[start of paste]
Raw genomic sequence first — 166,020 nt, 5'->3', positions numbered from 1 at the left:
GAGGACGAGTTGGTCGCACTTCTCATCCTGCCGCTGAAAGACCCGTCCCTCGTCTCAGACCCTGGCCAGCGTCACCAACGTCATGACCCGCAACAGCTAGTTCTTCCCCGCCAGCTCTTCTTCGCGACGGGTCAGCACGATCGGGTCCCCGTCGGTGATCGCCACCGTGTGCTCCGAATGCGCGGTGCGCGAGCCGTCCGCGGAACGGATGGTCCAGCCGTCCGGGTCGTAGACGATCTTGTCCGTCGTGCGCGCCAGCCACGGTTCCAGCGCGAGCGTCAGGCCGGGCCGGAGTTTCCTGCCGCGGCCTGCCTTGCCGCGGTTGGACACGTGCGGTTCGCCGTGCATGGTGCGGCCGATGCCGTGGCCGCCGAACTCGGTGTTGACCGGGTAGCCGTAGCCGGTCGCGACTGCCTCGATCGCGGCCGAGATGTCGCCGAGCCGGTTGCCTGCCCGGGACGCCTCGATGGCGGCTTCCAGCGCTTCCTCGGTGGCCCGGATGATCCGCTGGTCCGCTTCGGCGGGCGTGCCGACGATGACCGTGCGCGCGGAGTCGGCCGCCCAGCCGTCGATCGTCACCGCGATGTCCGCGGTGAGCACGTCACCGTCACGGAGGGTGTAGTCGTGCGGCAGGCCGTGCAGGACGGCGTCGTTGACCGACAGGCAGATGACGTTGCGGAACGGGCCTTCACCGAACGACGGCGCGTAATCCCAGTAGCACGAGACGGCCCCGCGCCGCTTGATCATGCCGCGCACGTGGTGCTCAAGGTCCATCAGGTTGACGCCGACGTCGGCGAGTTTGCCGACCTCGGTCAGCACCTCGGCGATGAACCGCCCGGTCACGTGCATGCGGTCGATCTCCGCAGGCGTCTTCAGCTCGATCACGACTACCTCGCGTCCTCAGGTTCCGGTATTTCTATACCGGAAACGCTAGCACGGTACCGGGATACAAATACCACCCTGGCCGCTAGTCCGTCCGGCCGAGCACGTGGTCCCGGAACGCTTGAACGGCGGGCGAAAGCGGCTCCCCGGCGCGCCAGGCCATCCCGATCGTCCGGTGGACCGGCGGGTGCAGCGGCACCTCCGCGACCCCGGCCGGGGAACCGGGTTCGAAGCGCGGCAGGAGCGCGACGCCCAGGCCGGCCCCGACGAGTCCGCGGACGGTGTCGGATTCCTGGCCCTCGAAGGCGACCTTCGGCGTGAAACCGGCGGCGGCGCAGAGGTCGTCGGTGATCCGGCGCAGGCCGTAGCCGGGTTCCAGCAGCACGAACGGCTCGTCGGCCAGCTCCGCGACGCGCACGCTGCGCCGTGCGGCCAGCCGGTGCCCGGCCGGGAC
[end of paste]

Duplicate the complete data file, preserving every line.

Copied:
Raw genomic sequence first — 166,020 nt, 5'->3', positions numbered from 1 at the left:
GAGGACGAGTTGGTCGCACTTCTCATCCTGCCGCTGAAAGACCCGTCCCTCGTCTCAGACCCTGGCCAGCGTCACCAACGTCATGACCCGCAACAGCTAGTTCTTCCCCGCCAGCTCTTCTTCGCGACGGGTCAGCACGATCGGGTCCCCGTCGGTGATCGCCACCGTGTGCTCCGAATGCGCGGTGCGCGAGCCGTCCGCGGAACGGATGGTCCAGCCGTCCGGGTCGTAGACGATCTTGTCCGTCGTGCGCGCCAGCCACGGTTCCAGCGCGAGCGTCAGGCCGGGCCGGAGTTTCCTGCCGCGGCCTGCCTTGCCGCGGTTGGACACGTGCGGTTCGCCGTGCATGGTGCGGCCGATGCCGTGGCCGCCGAACTCGGTGTTGACCGGGTAGCCGTAGCCGGTCGCGACTGCCTCGATCGCGGCCGAGATGTCGCCGAGCCGGTTGCCTGCCCGGGACGCCTCGATGGCGGCTTCCAGCGCTTCCTCGGTGGCCCGGATGATCCGCTGGTCCGCTTCGGCGGGCGTGCCGACGATGACCGTGCGCGCGGAGTCGGCCGCCCAGCCGTCGATCGTCACCGCGATGTCCGCGGTGAGCACGTCACCGTCACGGAGGGTGTAGTCGTGCGGCAGGCCGTGCAGGACGGCGTCGTTGACCGACAGGCAGATGACGTTGCGGAACGGGCCTTCACCGAACGACGGCGCGTAATCCCAGTAGCACGAGACGGCCCCGCGCCGCTTGATCATGCCGCGCACGTGGTGCTCAAGGTCCATCAGGTTGACGCCGACGTCGGCGAGTTTGCCGACCTCGGTCAGCACCTCGGCGATGAACCGCCCGGTCACGTGCATGCGGTCGATCTCCGCAGGCGTCTTCAGCTCGATCACGACTACCTCGCGTCCTCAGGTTCCGGTATTTCTATACCGGAAACGCTAGCACGGTACCGGGATACAAATACCACCCTGGCCGCTAGTCCGTCCGGCCGAGCACGTGGTCCCGGAACGCTTGAACGGCGGGCGAAAGCGGCTCCCCGGCGCGCCAGGCCATCCCGATCGTCCGGTGGACCGGCGGGTGCAGCGGCACCTCCGCGACCCCGGCCGGGGAACCGGGTTCGAAGCGCGGCAGGAGCGCGACGCCCAGGCCGGCCCCGACGAGTCCGCGGACGGTGTCGGATTCCTGGCCCTCGAAGGCGACCTTCGGCGTGAAACCGGCGGCGGCGCAGAGGTCGTCGGTGATCCGGCGCAGGCCGTAGCCGGGTTCCAGCAGCACGAACGGCTCGTCGGCCAGCTCCGCGACGCGCACGCTGCGCCGTGCGGCCAGCCGGTGCCCGGCCGGGAC